Professional ski instructors buy permanent home in The Steamboat Grand
Nonprofit group purchases 2 commercial condos
August 29, 2010
Steamboat Springs — One of the most influential organizations in recreational skiing in the Rockies finally has found a permanent home after 60 years in Steamboat Springs.
This month, the Educational Foundation of the Rocky Mountain Ski Instructors Association closed on the purchase of side-by-side commercial condominiums on the street level of The Steamboat Grand. Executive Director Dana Forbes said the purchase was facilitated locally by Millennium Bank, which went to great lengths to help the association qualify for a Colorado Housing Finance Authority 20-year commercial property loan at 5.75 percent interest.
The nonprofit group that administers continuing on-snow examinations of professional ski instructors has come a long way from the days when the late Rudi and Dotty Schnackenberg ran the organization out of the back of their Willys Jeep, longtime Steamboat ski instructor Kris Hagenbuch said.
The Ski Instructors Association paid $495,000 this month to buy the commercial space formerly occupied by the sales offices of the Edgemont condominium development from Chad Fleischer. Forbes said the real estate her board of directors agreed to buy represents the only commercial condos at street level of the Grand that are zoned for office use — the rest are zoned for retail or restaurant use.
The Schnackenbergs (he was a Steamboat Ski School supervisor) would be impressed with the association's new home.
"Rudi and Dotty gave 25 years of volunteer service," Hagenbuch said last week.
Recommended Stories For You
With other visionaries in the Rocky Mountain region, including great Steamboat skier Gordy Wren, they helped incorporate Certified Ski Instructors in September 1950. The purpose of the organization was to set up minimum standards of qualified ski instruction and certify the qualifications of working ski instructors.
Today, the Rocky Mountain Ski Instructors Association is one of eight regional arms of the Professional Ski Instructors of America. The American Association of Snowboard Instructors was associated with the PSIA, including the Rocky Mountain region, beginning in summer 1997.
The organization has worked virtually anonymously here out of a series of well-maintained rental offices far removed from the ski slopes. With new offices at the base of the ski area, Forbes said she hopes it will become much more visible to the skiing public.
"Now we're right across the road from where we hold many of our (instructor training) events, and we have easy access to conference space," Forbes said.
The Ski Instructors Association is a big part of Ski Town USA, Education Director Dave Schuiling agreed.
The Rocky Mountain Division has 54 member ski areas and 7,000 of the 30,000 professional U.S. ski instructors who are members of the PSIA, Forbes said. In order to retain their certification, they must take two days of clinics every other year and strive to achieve higher levels of certification — compensation is up to each ski area, but each step in the ladder is typically worth an extra dollar an hour in pay.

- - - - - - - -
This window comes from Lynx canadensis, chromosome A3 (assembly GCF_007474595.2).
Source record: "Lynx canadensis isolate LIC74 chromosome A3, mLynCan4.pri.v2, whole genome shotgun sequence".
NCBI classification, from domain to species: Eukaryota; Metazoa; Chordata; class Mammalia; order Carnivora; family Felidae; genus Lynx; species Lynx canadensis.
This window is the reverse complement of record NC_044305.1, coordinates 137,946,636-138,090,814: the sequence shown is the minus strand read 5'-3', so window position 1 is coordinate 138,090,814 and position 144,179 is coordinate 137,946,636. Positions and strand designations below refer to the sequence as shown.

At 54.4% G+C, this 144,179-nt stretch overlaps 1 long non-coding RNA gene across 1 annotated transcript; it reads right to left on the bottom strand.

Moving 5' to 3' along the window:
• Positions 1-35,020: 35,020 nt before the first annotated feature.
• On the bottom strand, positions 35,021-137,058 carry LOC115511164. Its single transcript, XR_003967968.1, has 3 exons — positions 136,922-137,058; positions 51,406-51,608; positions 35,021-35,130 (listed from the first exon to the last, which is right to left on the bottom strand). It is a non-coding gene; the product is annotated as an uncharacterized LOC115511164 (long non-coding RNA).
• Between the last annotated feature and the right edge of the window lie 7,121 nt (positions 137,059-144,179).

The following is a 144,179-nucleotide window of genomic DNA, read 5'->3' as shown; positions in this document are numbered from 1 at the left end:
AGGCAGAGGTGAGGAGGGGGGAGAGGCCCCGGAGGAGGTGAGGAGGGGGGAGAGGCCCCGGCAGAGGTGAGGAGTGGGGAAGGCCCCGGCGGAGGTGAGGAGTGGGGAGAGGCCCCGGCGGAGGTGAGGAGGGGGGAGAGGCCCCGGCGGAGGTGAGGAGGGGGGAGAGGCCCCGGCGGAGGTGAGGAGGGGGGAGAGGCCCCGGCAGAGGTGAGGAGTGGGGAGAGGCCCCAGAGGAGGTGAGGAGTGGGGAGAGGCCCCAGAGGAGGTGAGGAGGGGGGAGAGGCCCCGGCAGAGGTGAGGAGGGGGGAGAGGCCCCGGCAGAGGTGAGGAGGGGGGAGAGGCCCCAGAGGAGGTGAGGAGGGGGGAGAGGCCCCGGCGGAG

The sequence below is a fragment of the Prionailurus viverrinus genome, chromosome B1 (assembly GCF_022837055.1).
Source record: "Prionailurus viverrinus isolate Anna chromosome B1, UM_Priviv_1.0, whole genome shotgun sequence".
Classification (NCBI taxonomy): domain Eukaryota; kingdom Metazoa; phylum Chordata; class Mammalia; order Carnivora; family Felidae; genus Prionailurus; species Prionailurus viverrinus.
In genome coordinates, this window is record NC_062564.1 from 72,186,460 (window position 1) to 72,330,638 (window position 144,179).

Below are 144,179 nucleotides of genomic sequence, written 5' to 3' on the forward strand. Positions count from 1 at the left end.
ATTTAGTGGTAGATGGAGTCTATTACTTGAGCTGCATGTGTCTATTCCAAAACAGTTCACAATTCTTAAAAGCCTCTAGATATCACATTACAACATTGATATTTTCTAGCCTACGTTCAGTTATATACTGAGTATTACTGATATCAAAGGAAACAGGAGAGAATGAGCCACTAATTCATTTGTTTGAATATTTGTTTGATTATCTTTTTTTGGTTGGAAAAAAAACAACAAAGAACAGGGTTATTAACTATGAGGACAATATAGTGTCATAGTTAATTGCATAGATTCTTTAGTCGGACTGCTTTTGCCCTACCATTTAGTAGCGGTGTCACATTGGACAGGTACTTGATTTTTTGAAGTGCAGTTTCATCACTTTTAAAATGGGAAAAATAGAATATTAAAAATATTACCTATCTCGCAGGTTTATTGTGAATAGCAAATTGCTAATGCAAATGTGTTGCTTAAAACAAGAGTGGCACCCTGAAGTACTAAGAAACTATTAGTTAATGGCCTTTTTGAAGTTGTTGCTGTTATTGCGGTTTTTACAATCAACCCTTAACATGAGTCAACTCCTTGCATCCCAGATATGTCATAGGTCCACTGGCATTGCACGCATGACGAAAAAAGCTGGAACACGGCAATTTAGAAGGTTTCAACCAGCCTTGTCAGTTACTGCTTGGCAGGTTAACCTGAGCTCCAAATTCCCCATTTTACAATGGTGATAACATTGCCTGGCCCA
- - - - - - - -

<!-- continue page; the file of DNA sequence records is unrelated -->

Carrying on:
Hagenbuch is among the elite Alpine ski instructors who is qualified to certify less experienced skiers.
"Level 1 is pretty easy to achieve, but Level 2 is a big jump, and Level 3 is pretty much a six-year endeavor," Hagenbuch said. He is a former president of the board of the Rocky Mountain Ski Instructors Association, as well.
Other Steamboat ski and snowboard instructors who are qualified to certify other instructors are John James, Scott Anfang, Beck Marback, Eric Rolls, Chris Rogers, Clark Steward, Barry Smith, Emily Lovett, Jim Winn, Nelson Wingard, Andrew Barfield, Heather DeVos and Deb Armstrong.
Forbes said the emphasis at the PSIA-Rocky Mountain Division-AASI has evolved to become customer-centric. Many of today's skiers are less concerned with how technically proficient their skiing is and more with how satisfying the overall experience is.
"They long to get away from everyday life," Forbes said. "What guests really want is the experience. We train instructors to turn just so, hold their hands just so and to stand just so. You can teach anyone to ski, but you can't teach them as easily to be personable and connect with the guest."
After beginning her career teaching skiing in the Poconos at age 15, Forbes has watched many recreational skiers come through ski schools and has come to agree with writer William Arthur that "The good teacher explains. The superior teacher demonstrates. The great teacher inspires."
"Remember that the dream begins with a teacher who believes in you," Forbes tells rising ski instructors. "One who tugs and pushes and leads you to the next plateau."
If everything goes as planned, the acquisition of a permanent home at the base of the ski area will help the Rocky Mountain Ski Instructors Association inspire new generations of ski instructors.